The S&P 500 closed within 55 bps of a new all-time closing high today, so we wanted to see how breadth, as measured by the cumulative advance/decline (A/D) line, has been holding up as the index has been in an overall holding pattern for the last several weeks. The chart below compares the S&P 500 (blue line, left axis) to the S&P 500’s cumulative A/D line (red line, right axis) over the last year. For those unfamiliar with the indicator, the cumulative A/D line measures the net daily number of S&P 500 stocks rising and adds them to a running total. With the two series practically on top of each other, breadth has been hanging right in there with price. This implies that there are no negative divergences underneath the surface making the market vulnerable to a bigger decline. That doesn’t mean that the market can’t fall from here, but instead that the internals aren’t suggesting any weakness.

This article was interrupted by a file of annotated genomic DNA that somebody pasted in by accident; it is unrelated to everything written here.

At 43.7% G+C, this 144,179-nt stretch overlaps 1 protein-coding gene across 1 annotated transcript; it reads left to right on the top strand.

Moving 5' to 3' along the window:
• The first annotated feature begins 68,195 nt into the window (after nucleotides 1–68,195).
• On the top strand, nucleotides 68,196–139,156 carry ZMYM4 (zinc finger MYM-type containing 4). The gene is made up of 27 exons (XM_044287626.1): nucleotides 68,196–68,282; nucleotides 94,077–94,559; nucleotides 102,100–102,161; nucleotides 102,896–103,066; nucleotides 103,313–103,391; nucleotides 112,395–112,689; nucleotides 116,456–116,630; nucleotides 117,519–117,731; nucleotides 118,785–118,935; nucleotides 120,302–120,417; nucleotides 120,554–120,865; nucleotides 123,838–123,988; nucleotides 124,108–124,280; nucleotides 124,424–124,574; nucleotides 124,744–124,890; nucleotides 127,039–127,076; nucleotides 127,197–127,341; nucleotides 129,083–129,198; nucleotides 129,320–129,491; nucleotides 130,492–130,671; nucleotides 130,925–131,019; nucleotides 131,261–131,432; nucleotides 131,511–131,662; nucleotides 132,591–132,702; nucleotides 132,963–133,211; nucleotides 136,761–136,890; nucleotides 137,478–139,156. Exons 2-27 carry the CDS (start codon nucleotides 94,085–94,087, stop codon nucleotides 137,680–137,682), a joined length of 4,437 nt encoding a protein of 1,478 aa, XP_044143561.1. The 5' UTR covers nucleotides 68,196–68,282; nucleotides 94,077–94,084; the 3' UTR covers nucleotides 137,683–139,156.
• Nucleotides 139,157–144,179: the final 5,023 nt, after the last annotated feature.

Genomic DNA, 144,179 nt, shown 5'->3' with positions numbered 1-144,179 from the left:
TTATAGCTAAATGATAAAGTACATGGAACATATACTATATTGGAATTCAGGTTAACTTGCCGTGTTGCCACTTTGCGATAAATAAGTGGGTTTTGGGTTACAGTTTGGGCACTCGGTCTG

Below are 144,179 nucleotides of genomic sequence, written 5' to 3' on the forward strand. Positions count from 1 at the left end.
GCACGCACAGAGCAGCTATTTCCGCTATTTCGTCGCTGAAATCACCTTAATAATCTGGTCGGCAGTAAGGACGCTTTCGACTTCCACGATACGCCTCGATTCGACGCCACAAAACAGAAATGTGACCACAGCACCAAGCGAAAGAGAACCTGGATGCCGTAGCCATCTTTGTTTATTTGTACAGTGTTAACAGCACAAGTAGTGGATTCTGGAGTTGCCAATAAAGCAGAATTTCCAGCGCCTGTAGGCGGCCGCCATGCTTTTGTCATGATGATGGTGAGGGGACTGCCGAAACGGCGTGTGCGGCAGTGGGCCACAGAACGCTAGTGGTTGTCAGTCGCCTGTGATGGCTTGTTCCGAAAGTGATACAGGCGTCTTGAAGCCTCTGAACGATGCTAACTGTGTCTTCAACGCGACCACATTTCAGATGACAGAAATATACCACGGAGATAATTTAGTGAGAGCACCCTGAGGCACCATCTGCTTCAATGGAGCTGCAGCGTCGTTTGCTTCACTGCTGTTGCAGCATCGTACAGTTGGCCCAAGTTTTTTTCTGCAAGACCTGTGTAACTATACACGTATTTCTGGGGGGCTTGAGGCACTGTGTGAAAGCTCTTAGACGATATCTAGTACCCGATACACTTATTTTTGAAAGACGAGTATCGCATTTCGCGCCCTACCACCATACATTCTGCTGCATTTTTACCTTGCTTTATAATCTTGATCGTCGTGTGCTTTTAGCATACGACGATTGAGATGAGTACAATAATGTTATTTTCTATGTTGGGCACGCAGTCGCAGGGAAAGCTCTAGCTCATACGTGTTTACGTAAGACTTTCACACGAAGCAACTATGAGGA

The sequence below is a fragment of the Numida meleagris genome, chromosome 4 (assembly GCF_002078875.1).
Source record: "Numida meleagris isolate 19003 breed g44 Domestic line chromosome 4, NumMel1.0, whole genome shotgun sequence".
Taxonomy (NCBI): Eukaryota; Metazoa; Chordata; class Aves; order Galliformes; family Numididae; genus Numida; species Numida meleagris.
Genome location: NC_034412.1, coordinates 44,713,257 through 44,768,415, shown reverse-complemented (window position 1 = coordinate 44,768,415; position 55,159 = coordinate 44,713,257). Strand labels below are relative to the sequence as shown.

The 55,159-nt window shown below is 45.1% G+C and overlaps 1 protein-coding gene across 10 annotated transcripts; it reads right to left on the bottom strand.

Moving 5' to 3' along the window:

The table to the right shows where the cumulative A/D lines of all ten sectors currently stand relative to their range of the last year. Health Care has been the clear leader of the market this year, and its cumulative A/D line is currently right near the top of its range in the last year (99.6th percentile). Health Care is also the only sector in the S&P 500 where cumulative breadth has hit a one year high in the last month. Behind Health Care, the only two sectors where cumulative breadth is currently in a higher percentile than the S&P 500 are Technology and Consumer Discretionary. While the fact that only three sectors have cumulative breadth readings that are closer to a 52-week high than the overall market may sound negative, when you consider the fact that these three sectors account for 47% of the S&P 500 by market cap , the current picture is a lot more balanced than it would first appear.